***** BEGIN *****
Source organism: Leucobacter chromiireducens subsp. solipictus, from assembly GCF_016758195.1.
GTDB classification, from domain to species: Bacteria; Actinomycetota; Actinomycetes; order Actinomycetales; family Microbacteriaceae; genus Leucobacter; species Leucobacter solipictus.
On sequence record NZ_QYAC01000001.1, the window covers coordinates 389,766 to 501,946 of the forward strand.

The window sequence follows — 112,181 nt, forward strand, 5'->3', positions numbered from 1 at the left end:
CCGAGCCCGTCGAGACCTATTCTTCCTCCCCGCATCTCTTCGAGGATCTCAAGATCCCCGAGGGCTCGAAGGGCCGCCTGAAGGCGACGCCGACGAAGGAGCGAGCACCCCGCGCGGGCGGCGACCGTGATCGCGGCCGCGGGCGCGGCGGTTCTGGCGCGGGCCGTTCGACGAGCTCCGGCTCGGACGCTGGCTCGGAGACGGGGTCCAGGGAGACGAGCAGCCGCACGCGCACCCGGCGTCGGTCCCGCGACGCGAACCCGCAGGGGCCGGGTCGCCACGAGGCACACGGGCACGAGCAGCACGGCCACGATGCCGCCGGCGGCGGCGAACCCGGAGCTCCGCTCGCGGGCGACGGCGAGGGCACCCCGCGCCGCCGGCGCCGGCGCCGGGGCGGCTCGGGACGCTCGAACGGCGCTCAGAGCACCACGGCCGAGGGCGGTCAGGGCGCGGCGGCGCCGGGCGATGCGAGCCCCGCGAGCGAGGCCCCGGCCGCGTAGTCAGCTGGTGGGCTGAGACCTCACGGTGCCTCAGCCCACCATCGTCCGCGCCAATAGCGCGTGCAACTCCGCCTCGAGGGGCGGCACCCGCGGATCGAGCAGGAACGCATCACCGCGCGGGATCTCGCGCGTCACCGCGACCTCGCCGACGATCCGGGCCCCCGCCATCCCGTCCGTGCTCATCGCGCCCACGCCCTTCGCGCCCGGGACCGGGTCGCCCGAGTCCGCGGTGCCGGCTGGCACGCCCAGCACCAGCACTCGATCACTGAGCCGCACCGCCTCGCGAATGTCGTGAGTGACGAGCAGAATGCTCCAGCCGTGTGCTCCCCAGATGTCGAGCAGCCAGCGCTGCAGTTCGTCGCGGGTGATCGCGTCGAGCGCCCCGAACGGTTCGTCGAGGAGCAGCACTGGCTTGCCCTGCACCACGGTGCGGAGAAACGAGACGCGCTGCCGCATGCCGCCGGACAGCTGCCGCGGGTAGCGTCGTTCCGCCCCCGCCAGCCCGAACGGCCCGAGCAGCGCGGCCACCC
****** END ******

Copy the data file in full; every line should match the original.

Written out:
Source organism: Leucobacter chromiireducens subsp. solipictus, from assembly GCF_016758195.1.
GTDB classification, from domain to species: Bacteria; Actinomycetota; Actinomycetes; order Actinomycetales; family Microbacteriaceae; genus Leucobacter; species Leucobacter solipictus.
On sequence record NZ_QYAC01000001.1, the window covers coordinates 389,766 to 501,946 of the forward strand.

The window sequence follows — 112,181 nt, forward strand, 5'->3', positions numbered from 1 at the left end:
CCGAGCCCGTCGAGACCTATTCTTCCTCCCCGCATCTCTTCGAGGATCTCAAGATCCCCGAGGGCTCGAAGGGCCGCCTGAAGGCGACGCCGACGAAGGAGCGAGCACCCCGCGCGGGCGGCGACCGTGATCGCGGCCGCGGGCGCGGCGGTTCTGGCGCGGGCCGTTCGACGAGCTCCGGCTCGGACGCTGGCTCGGAGACGGGGTCCAGGGAGACGAGCAGCCGCACGCGCACCCGGCGTCGGTCCCGCGACGCGAACCCGCAGGGGCCGGGTCGCCACGAGGCACACGGGCACGAGCAGCACGGCCACGATGCCGCCGGCGGCGGCGAACCCGGAGCTCCGCTCGCGGGCGACGGCGAGGGCACCCCGCGCCGCCGGCGCCGGCGCCGGGGCGGCTCGGGACGCTCGAACGGCGCTCAGAGCACCACGGCCGAGGGCGGTCAGGGCGCGGCGGCGCCGGGCGATGCGAGCCCCGCGAGCGAGGCCCCGGCCGCGTAGTCAGCTGGTGGGCTGAGACCTCACGGTGCCTCAGCCCACCATCGTCCGCGCCAATAGCGCGTGCAACTCCGCCTCGAGGGGCGGCACCCGCGGATCGAGCAGGAACGCATCACCGCGCGGGATCTCGCGCGTCACCGCGACCTCGCCGACGATCCGGGCCCCCGCCATCCCGTCCGTGCTCATCGCGCCCACGCCCTTCGCGCCCGGGACCGGGTCGCCCGAGTCCGCGGTGCCGGCTGGCACGCCCAGCACCAGCACTCGATCACTGAGCCGCACCGCCTCGCGAATGTCGTGAGTGACGAGCAGAATGCTCCAGCCGTGTGCTCCCCAGATGTCGAGCAGCCAGCGCTGCAGTTCGTCGCGGGTGATCGCGTCGAGCGCCCCGAACGGTTCGTCGAGGAGCAGCACTGGCTTGCCCTGCACCACGGTGCGGAGAAACGAGACGCGCTGCCGCATGCCGCCGGACAGCTGCCGCGGGTAGCGTCGTTCCGCCCCCGCCAGCCCGAACGGCCCGAGCAGCGCGGCCACCC